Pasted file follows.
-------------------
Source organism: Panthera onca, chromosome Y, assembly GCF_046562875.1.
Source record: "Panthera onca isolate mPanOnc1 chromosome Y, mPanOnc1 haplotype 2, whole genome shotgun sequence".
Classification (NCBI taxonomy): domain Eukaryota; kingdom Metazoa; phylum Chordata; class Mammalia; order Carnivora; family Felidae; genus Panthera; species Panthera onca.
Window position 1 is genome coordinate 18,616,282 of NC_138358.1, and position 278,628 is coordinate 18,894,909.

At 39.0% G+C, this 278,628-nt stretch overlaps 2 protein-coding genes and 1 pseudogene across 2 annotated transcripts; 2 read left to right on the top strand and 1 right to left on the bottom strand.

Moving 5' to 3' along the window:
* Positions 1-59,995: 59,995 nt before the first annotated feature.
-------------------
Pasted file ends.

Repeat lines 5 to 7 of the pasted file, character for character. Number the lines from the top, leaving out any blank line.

At 39.0% G+C, this 278,628-nt stretch overlaps 2 protein-coding genes and 1 pseudogene across 2 annotated transcripts; 2 read left to right on the top strand and 1 right to left on the bottom strand.

Moving 5' to 3' along the window:
* Positions 1-59,995: 59,995 nt before the first annotated feature.